|Gregors Geldings . . .
FDB-1 & GR-1
Island was fortunate in having some Russian
émigrés who escaped from the Bolshevik
revolution. They were Igor Sikorsky,
Alexander deSeversky, Alexander Kartvelli, and
Mikhail Greegorashvili was born in Russian
Georgia in 1888. He was trained in the
Russian Imperial technical schools. This
training provided him with the aviation
engineering skills that he used later in
life. These schools also educated the
talented Kartvelli, deSeversky, and
With the fall of the Czarist rule and the Soviet
takeover, these men immigrated to United
States. To Americanize his name, Mikhail
Greegorashvili changed it to Michael
Gregor. As a recognized professional
engineer, he was hired by the Brenner-Winkle
Aircraft Company, Glendale, Queens, who built the
popular Bird airplanes. He was
chief engineer of that firm at the time
Lindbergh was teaching his wife to fly a Bird
biplane at the Aviation Country Club, Long
In 1931 he was recruited by deSeversky, of the
new Seversky Aircraft Corporation, Farmingdale,
Long Island. Severky had a propensity to
hire Russian immigrant engineers like Alexander
Kartvelli. From this start evolved the
The Canadian Car and Foundry Company, upon
finishing a contract with the Grumman Aircraft
Company to build 57 of their two seat FF-1
biplanes, 15 of which were used by the RCAF as
the Goblin Mk.1s and 40 that were used by
the Spanish Republican Airforce. After
finishing this contract, CCFC decided to
manufacture their own design and hired Gregor to
be chief engineer.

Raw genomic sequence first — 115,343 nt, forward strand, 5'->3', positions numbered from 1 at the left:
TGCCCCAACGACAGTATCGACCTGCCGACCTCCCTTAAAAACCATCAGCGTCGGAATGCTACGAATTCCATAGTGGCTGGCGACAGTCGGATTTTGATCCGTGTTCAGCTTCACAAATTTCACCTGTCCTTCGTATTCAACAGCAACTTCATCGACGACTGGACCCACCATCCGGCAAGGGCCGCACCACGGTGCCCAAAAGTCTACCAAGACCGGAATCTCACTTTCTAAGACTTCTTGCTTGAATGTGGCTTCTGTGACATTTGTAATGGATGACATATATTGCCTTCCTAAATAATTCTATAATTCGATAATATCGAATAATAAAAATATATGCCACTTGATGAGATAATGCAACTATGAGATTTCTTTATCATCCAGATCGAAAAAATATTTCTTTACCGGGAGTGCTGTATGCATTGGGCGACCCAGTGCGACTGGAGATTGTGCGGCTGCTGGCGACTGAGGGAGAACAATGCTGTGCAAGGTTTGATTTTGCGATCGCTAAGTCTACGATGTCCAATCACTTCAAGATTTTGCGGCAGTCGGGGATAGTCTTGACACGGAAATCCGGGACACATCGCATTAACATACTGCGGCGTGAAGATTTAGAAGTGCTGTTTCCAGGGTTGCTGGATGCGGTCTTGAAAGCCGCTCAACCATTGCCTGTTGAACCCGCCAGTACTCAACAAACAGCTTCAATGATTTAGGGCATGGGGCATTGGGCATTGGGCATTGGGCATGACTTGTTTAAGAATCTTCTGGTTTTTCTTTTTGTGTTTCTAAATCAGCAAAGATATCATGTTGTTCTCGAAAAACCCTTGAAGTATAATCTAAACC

In the following photographs, you will see two of
his airplane designs; the GR-1 and FDB-1.
The GR-1 was a two-place open cockpit training
biplane. The FDB-1 was a single-place
prototype FDB-1 is shown with its test pilot
George Adye (l) and Michael Gregor (r)
pauses at Roosevelt Field, New York, during a
lengthy cross country flight. Gulf fuel
truck is seen refueling the airplane.
view of the GR-1
A ¾ front view of the GR-1
View of the cockpits and wing supports.
Notice the stout interplane strut.
at Roosevelt Field, next to Hangar B.
Gregor rented the facility at the time,as the
Gregor Aircraft Company.
¾ view. Here you can see the upper Gull
wing and the struts replacing landing
this photograph you can see the enclosed cockpit,
which provides high visibility.
the placement of the wheel when retracted.
fuselage and tail surfaces awaiting the
installation of the wings. Here you can see
landing gear extended and the indented well for
the retracted wheel. Also, the Gull
for the upper wing and the lower wing attachment
is the operation of the landing and its
mechanism, which is operated pneumatically.
The gear is retracted in a very compact
configuration that looked like the gear on the
Grumman F2F and F3F, but the only similarity was
that they both folded into the space in the
Although this was a fine aircraft, its time was
wrong. The age of the biplane had given way
to the dominance of the monoplane fighters.
Because of this, only one of these beautiful
airplanes was built.
2009 The Long Island Early Fliers Club, P.O. Box
221, Bethpage, NY 11714-0221 firstname.lastname@example.org